Background: To assess the correlation of WHO histological classification and Masaoka–Koga staging system of thymic epithelial tumors (TETs) with prognosis. Methods: We retrospectively analyzed 83 patients with TETs in the Instituto Nacional de Enfermedades Neoplasicas between 1996 to 2018. We analyzed the clinical stages, histological types and treatment modalities and attempted to determine the impact on overall survival. The data was retrieved from clinical files and reviewed by a pathologist who reclassificated according to the 2004 WHO classification system. The staging was performed with the Masaoka–Koga staging system. Survival curves were constructed with Kaplan-Meir method. Results: There was a total of 83 patients with a median age of 55 years old included in the study. The histological type corresponded to thymoma (T) in 63.8% (n = 53) and to thymic carcinoma (TC) in 36.1%. T were type A, AB, B1, B2 and B3 in 14.4%, 18%, 12%, 3.6%, 7.4% of cases, respectively. The proportion of advanced disease (Masaoka stage III–IV) was high (65%). With a median follow-up of 88.4 months, median overall survival (OS) was 81.6 months for T and 12.3 months for TC (P = 0.01). Univariate analysis showed that sex, histological type, clinical stage and surgery (P = 0.01) were significant independent prognostic factors. On multivariate analysis, histology type and Masaoka–Koga staging had an effect on survival. Conclusions: The results indicates a clear association between the WHO histological classification and Masaoka–Koga staging system with survival. We found a higher proportion of TETs with advanced disease at diagnosis. Further research are required and collaboration is important to foster knowledge focused on classification and treatment. Key points: Significant findings of the study: The WHO histological classification, the Masaoka–Koga system and surgery treatment were associated with overall survival. What this study adds: To determine prognosis factors in TETs.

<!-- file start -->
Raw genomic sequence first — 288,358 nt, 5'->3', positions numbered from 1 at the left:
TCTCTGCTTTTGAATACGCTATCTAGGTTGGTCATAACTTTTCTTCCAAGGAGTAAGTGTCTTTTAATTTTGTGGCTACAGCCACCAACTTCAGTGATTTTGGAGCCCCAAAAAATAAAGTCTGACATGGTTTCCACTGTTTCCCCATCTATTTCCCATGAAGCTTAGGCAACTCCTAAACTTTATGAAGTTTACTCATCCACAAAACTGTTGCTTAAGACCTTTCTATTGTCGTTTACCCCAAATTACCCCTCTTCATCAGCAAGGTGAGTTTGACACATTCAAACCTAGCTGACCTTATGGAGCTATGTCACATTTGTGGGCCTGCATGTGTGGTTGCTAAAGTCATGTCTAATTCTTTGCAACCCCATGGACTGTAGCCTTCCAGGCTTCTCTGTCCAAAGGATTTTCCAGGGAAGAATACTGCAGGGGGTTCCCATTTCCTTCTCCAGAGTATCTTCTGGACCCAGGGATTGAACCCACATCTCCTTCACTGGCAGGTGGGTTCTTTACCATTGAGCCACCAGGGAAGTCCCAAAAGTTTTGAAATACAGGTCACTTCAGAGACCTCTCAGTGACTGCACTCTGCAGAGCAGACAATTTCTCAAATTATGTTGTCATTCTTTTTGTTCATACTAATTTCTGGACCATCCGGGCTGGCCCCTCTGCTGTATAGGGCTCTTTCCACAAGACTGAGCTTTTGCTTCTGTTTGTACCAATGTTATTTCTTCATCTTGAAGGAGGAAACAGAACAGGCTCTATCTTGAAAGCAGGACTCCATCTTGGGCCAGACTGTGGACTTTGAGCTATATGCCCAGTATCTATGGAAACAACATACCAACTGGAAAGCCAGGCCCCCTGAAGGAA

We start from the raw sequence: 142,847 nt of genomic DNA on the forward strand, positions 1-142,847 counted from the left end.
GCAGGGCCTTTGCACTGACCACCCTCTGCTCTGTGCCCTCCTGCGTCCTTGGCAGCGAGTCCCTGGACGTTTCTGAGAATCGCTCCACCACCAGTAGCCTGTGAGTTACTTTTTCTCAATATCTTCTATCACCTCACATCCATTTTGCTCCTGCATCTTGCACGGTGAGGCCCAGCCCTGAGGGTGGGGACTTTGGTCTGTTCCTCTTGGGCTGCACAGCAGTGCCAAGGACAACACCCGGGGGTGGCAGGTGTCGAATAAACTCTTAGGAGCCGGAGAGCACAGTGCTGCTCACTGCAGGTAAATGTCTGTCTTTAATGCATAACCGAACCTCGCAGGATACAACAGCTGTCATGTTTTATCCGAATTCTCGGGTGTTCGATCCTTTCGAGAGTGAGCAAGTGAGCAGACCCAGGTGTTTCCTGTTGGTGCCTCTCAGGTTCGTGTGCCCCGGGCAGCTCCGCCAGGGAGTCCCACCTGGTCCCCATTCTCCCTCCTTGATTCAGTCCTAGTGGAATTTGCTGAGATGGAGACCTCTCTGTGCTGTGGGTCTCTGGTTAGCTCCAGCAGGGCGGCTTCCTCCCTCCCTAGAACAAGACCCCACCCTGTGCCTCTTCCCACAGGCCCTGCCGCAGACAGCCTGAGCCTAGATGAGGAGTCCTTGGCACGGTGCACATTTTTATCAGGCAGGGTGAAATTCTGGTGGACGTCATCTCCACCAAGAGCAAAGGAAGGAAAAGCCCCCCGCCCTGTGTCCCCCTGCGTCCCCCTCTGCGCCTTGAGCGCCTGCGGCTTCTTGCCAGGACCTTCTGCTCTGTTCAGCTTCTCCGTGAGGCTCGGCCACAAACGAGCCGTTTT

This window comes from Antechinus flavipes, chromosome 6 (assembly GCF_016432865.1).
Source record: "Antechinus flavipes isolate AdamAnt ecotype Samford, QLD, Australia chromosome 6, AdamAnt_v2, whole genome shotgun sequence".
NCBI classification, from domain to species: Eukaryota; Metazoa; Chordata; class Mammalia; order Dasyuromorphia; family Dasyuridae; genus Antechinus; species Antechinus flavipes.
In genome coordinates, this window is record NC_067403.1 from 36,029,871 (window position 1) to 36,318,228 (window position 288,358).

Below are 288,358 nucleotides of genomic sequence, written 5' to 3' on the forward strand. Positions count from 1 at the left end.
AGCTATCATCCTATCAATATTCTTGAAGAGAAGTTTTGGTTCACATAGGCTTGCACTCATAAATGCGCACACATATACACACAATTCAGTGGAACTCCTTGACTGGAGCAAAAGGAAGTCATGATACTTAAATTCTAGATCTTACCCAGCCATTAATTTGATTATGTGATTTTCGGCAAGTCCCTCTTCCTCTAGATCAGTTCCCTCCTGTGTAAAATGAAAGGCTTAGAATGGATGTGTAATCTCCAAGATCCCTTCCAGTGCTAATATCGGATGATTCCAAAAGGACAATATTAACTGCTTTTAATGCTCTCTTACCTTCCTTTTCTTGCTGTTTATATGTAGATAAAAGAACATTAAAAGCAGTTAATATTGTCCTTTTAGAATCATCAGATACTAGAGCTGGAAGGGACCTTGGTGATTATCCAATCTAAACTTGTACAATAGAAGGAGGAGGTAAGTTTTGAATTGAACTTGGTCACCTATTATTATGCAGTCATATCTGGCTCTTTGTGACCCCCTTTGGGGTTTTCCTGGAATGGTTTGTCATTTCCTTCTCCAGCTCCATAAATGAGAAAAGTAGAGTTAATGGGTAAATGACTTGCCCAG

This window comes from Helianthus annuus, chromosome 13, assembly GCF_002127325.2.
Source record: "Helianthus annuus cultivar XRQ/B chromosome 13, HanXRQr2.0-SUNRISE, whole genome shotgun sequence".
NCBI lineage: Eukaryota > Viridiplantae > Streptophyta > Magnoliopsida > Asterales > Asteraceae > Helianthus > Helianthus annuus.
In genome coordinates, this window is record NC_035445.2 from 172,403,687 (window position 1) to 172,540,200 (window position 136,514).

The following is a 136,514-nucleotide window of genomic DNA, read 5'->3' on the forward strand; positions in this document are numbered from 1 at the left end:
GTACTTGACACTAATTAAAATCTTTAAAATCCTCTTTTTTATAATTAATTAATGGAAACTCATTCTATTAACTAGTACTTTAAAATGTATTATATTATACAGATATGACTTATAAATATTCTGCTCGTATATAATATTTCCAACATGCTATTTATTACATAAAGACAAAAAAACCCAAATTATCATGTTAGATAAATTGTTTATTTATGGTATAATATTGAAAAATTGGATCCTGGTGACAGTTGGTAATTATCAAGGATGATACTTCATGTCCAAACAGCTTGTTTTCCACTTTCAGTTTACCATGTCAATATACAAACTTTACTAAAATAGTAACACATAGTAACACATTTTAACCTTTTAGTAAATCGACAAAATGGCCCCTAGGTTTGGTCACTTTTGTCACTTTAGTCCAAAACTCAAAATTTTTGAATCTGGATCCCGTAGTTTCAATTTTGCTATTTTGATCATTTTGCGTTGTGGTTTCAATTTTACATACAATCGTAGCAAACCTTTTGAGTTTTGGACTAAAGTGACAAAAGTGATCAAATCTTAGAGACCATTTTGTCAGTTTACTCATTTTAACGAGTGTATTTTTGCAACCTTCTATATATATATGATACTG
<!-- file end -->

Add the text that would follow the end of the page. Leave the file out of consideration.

Nota bibliográficaPublisher Copyright:
© 2020 The Authors. Thoracic Cancer published by China Lung Oncology Group and John Wiley & Sons Australia, Ltd.